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Re: BIKESHED: completion faces

From: Dmitry Gutov
Subject: Re: BIKESHED: completion faces
Date: Wed, 6 Nov 2019 17:16:19 +0200
User-agent: Mozilla/5.0 (X11; Linux x86_64; rv:60.0) Gecko/20100101 Thunderbird/60.9.0

On 06.11.2019 10:53, João Távora wrote:

 > The first one will result in long annoying columns with prefix-only
 > completion (this won't happen in other editors because a) they use flex,
 > b) popup is limited in height), the second one will remove a bit of
 > extra information.

I don't understand this part but I think this doesn't apply
since you misunderstood.

I think it applies after you second step. And after just the first one, we'll have inconsistency between the styles.

> > If we're going to do extensive changes in the name of performance, isn't > > it better to use Daniel's generator.el library?  It sounds like just the
 > > thing.
 > Last I checked, it's not very relevant. Or if it is, it'll just be a
 > minor implementation detail.

It's a good approach at delayed evaluation.  You could hand-code it, but
the patterns and the accessors you need are already solidly there.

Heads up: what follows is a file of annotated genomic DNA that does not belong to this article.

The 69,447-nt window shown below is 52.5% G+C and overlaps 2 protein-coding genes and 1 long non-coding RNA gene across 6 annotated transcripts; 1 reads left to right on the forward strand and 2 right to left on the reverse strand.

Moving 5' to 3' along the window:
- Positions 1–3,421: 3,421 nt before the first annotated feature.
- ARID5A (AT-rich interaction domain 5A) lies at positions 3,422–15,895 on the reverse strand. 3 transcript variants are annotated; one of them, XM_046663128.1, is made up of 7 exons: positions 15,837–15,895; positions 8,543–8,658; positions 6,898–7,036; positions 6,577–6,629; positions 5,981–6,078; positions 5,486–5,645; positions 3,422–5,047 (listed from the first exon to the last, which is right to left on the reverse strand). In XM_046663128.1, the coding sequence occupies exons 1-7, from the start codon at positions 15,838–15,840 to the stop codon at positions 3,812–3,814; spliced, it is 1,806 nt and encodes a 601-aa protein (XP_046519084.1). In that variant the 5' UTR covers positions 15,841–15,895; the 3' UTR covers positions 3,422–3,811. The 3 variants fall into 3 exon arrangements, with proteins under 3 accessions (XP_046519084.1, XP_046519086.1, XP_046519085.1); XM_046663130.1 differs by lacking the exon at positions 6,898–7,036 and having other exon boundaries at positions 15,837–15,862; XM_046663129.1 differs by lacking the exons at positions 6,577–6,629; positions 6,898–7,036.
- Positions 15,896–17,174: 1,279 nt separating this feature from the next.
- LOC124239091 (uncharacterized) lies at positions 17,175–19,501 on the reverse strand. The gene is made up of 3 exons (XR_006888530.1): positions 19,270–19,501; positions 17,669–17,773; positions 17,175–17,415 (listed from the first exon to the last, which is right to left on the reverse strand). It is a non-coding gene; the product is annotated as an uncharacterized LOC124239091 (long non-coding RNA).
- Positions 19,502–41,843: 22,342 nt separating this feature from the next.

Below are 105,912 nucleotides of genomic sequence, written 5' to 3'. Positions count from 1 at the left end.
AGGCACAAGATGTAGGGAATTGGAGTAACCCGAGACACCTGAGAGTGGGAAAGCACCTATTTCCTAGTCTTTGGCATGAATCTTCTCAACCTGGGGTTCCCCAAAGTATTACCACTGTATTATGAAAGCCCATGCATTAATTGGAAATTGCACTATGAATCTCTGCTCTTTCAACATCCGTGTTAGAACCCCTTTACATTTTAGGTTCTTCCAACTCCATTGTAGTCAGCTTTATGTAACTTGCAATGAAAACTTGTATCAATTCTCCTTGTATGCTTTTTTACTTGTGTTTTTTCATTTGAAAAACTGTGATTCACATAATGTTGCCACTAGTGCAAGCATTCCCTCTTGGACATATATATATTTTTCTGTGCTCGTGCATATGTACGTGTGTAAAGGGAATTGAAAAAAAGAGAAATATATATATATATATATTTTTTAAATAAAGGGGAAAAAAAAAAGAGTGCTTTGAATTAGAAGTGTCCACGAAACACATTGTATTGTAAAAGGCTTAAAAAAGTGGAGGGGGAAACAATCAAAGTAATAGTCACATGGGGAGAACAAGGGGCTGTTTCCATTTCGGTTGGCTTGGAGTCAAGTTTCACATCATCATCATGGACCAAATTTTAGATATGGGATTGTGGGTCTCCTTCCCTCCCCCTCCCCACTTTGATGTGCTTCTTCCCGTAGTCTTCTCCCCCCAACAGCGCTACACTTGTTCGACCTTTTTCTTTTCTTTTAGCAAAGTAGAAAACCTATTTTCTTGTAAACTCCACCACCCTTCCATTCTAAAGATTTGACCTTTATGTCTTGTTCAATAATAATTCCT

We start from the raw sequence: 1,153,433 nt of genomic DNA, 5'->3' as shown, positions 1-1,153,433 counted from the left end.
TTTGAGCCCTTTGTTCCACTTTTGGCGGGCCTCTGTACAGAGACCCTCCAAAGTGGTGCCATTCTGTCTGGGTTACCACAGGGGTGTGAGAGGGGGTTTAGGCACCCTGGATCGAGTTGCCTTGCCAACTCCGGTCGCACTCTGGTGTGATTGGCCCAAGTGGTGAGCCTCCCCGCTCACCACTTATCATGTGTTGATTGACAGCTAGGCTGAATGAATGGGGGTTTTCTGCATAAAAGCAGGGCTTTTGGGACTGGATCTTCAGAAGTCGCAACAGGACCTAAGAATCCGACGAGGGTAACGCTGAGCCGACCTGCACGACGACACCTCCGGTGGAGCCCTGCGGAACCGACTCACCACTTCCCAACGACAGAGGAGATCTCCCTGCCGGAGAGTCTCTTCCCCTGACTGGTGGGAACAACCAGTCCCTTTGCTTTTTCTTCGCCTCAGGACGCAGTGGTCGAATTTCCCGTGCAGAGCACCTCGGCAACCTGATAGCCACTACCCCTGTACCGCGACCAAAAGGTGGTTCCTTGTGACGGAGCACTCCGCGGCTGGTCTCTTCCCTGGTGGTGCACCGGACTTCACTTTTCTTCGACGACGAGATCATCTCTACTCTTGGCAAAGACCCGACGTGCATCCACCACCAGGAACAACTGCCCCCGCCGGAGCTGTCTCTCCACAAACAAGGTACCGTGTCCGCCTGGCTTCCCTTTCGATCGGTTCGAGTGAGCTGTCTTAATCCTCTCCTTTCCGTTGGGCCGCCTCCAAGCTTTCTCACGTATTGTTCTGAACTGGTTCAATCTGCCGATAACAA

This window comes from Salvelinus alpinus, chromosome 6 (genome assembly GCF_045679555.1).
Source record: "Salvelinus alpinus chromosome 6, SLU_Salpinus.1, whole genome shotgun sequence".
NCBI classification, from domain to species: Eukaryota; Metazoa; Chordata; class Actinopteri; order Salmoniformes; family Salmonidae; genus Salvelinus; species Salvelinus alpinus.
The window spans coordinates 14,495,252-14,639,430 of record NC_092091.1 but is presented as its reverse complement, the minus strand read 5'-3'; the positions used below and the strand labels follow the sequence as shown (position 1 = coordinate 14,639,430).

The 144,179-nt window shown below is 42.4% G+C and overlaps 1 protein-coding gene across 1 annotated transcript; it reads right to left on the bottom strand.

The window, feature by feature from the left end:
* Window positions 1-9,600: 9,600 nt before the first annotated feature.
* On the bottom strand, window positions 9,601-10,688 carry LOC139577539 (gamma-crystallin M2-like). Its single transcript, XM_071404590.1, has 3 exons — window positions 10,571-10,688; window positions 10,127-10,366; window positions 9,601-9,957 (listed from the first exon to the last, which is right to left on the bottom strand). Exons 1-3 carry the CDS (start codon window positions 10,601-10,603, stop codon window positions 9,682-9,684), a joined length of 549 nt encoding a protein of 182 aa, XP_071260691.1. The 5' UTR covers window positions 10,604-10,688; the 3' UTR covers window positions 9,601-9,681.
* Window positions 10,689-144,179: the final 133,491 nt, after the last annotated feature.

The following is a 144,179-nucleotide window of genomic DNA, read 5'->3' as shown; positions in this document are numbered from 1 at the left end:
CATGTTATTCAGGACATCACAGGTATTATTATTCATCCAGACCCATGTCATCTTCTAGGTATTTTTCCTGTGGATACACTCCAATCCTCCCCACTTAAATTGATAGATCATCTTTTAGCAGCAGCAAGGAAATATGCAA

It doesn't magically code the generator for you, if that's what you were
expeecting. :-)

I'm saying writing a generator is largely irrelevant (especially if completions come over the network). And all completion frontends do some sort of sorting, which usually means they will try to realize the whole lazy sequence up front.

 > > Possibly/probably by using delayed evaluation techniques.
 > My limiting the number of completions, most likely.

Really? Then they suck. But hey, that's easy to do in Emacs, too :-)

Easy in a way that would minimally hinder the user?

 > And/or doing it all in C++/Java.

We've seen elsewhere those speedups are relevant, but not mind-blowing.
Even if the speedup is 10x it's easy to switch to a project
that has 100x the symbols.

I don't think this puts the right emphasis on things.

Every approach has a limit. But with a 10x more performant/compact system, one could handle projects 10x the size.

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